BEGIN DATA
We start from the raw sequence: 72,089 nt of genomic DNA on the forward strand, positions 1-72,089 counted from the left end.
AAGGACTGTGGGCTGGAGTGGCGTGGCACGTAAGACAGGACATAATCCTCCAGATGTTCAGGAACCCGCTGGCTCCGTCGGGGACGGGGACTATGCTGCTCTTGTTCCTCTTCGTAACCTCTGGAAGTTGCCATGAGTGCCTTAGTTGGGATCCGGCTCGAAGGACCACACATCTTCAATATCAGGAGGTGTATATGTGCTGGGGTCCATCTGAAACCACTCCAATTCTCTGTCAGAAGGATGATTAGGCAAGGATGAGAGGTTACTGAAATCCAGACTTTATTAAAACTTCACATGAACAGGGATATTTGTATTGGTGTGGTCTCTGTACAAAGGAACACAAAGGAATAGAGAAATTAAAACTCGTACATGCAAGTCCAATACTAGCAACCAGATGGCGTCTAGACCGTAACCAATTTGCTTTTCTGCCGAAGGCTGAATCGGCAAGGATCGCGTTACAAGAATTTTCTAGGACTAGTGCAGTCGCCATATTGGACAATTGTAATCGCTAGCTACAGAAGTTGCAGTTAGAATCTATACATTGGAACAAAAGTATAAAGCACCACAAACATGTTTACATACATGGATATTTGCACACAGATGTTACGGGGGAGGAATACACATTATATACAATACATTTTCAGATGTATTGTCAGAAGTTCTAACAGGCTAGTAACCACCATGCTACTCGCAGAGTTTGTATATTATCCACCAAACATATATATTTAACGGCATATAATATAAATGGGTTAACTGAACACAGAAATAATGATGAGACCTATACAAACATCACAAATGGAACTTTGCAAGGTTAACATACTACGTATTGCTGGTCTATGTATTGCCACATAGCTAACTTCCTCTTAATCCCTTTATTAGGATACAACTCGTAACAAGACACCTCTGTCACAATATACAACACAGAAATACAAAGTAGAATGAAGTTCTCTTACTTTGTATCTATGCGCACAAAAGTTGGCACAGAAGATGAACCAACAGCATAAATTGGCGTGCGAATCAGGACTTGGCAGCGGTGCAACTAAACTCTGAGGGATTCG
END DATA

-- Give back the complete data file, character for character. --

We start from the raw sequence: 72,089 nt of genomic DNA on the forward strand, positions 1-72,089 counted from the left end.
AAGGACTGTGGGCTGGAGTGGCGTGGCACGTAAGACAGGACATAATCCTCCAGATGTTCAGGAACCCGCTGGCTCCGTCGGGGACGGGGACTATGCTGCTCTTGTTCCTCTTCGTAACCTCTGGAAGTTGCCATGAGTGCCTTAGTTGGGATCCGGCTCGAAGGACCACACATCTTCAATATCAGGAGGTGTATATGTGCTGGGGTCCATCTGAAACCACTCCAATTCTCTGTCAGAAGGATGATTAGGCAAGGATGAGAGGTTACTGAAATCCAGACTTTATTAAAACTTCACATGAACAGGGATATTTGTATTGGTGTGGTCTCTGTACAAAGGAACACAAAGGAATAGAGAAATTAAAACTCGTACATGCAAGTCCAATACTAGCAACCAGATGGCGTCTAGACCGTAACCAATTTGCTTTTCTGCCGAAGGCTGAATCGGCAAGGATCGCGTTACAAGAATTTTCTAGGACTAGTGCAGTCGCCATATTGGACAATTGTAATCGCTAGCTACAGAAGTTGCAGTTAGAATCTATACATTGGAACAAAAGTATAAAGCACCACAAACATGTTTACATACATGGATATTTGCACACAGATGTTACGGGGGAGGAATACACATTATATACAATACATTTTCAGATGTATTGTCAGAAGTTCTAACAGGCTAGTAACCACCATGCTACTCGCAGAGTTTGTATATTATCCACCAAACATATATATTTAACGGCATATAATATAAATGGGTTAACTGAACACAGAAATAATGATGAGACCTATACAAACATCACAAATGGAACTTTGCAAGGTTAACATACTACGTATTGCTGGTCTATGTATTGCCACATAGCTAACTTCCTCTTAATCCCTTTATTAGGATACAACTCGTAACAAGACACCTCTGTCACAATATACAACACAGAAATACAAAGTAGAATGAAGTTCTCTTACTTTGTATCTATGCGCACAAAAGTTGGCACAGAAGATGAACCAACAGCATAAATTGGCGTGCGAATCAGGACTTGGCAGCGGTGCAACTAAACTCTGAGGGATTCG